1. This is Spinal Tap (1984) 



It might seem like this was the obvious choice for the number one spot, but, it deserves it. In an age where faux documentaries are all but burnt out, it is surprising to see how fresh This is Spinal Tap still feels. Following the once legendary Spinal Tap on their relaunch tour of the USA, the film is an hilarious look at the pomp and silliness that makes rock and heavy metal so much fun. As things go from bad to worse on the tour, tensions start to mount between the band members, and it looks like it might finally be the end for the group... Satirizing nearly all aspects of being a stadium rock band, it's not hard to see where the real-life influences lie. Some of the funniest moments include the band getting lost while trying to go on stage, the misogynistic art work ("It's such a fine line between, uh, clever and stupid?"), amps that go up to 11, and of course, exploding drummers. What makes the film work so well is that not only are the performances spot on and very funny, but the music is actually great. All the leads performed the soundtrack too, making it a rarity among music films. What else can be said about it? I'll leave you with the final legendary words of;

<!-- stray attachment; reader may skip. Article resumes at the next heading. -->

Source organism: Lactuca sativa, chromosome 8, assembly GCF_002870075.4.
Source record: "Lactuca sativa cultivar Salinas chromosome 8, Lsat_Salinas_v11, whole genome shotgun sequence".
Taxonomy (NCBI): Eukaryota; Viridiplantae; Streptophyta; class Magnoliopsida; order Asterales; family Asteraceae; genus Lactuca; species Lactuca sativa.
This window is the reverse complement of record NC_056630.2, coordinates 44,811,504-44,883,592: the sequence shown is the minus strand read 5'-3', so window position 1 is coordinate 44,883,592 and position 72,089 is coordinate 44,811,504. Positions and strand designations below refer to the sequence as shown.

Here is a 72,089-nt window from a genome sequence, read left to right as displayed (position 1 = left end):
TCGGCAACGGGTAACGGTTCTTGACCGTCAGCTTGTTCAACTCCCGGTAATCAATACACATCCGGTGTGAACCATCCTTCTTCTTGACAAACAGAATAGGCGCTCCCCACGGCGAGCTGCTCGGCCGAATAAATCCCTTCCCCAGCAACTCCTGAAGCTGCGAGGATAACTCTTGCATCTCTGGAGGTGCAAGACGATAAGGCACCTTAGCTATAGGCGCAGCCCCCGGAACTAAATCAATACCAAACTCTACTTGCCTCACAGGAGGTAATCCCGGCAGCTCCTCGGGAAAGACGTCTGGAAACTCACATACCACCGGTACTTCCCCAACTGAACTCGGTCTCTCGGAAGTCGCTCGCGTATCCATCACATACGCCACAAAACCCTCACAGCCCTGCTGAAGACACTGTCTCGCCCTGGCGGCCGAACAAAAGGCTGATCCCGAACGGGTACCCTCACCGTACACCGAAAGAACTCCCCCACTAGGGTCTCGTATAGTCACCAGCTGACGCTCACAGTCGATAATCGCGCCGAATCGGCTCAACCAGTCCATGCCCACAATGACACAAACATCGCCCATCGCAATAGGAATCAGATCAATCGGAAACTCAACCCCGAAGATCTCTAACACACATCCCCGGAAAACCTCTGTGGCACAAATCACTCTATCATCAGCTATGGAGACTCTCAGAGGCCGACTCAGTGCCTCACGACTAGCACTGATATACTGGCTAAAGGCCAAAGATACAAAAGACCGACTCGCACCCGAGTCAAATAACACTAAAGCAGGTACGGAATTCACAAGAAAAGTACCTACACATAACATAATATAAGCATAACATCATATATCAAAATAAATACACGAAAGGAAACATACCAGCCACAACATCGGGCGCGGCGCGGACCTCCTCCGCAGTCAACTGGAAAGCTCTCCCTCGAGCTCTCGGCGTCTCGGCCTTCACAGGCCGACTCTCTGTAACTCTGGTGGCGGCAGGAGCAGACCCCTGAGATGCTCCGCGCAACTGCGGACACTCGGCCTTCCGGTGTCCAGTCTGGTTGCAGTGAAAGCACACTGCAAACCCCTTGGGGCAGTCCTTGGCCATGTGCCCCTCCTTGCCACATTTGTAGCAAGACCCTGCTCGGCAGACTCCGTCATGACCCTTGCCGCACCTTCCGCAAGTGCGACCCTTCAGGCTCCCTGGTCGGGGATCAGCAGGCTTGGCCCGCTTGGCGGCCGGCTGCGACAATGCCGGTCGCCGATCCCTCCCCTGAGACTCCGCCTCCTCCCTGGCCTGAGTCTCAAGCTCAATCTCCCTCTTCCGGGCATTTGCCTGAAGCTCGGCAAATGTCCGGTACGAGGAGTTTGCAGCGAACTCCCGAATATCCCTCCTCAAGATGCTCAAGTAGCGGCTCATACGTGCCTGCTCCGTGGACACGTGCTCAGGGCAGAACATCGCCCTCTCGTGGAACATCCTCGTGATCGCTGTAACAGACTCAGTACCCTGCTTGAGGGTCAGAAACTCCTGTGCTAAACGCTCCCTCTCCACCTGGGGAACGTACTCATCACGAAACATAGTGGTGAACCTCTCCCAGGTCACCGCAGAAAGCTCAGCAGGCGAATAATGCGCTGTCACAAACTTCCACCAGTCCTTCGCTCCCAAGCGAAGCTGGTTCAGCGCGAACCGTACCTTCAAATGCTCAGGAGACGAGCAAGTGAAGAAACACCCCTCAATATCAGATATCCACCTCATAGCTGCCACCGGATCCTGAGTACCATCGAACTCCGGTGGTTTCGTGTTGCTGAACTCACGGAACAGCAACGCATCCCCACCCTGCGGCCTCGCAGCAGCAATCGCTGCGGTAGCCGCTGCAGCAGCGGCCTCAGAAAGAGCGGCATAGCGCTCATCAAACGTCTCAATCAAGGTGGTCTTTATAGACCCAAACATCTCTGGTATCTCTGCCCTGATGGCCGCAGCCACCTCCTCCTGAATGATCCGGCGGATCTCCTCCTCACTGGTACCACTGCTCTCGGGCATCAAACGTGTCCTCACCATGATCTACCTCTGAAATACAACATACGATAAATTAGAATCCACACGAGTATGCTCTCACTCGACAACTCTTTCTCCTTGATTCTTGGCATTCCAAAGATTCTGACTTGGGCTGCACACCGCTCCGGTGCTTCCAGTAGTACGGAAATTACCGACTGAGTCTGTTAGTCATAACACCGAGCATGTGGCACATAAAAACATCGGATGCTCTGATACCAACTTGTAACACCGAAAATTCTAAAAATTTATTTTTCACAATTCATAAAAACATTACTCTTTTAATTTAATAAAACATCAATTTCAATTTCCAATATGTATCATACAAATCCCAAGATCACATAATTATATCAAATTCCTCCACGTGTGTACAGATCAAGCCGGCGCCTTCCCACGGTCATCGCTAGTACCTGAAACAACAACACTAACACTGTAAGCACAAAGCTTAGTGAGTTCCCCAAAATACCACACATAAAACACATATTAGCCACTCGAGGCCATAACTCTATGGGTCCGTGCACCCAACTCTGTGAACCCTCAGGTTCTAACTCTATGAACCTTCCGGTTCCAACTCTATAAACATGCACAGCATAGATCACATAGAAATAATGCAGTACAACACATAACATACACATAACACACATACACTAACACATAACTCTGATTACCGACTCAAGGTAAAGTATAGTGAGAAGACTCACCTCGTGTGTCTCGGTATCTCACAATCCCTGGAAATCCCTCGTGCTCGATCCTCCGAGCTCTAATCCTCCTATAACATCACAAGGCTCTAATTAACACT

"As long as there's, you know, sex and drugs, I can do without the rock and roll."


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8 Comments:

At 13 September 2013 at 08:43 , Blogger Grimm said...

This is seriously an awesome post! This now has me wanting to rewatch Rocktober, Black Roses and Hard Rock Zombies. I would have put Trick or Treat at #1, but great post nonetheless.

And I'm glad you included Demons! A lot of people don't consider that one sometimes.

 
At 13 September 2013 at 08:49 , Blogger JP Mulvanetti said...

Thanks man! I really do like Trick or Treat, but I think This is Spinal Tap is just a better film. If it was just horror films, then it would have been even higher on the list.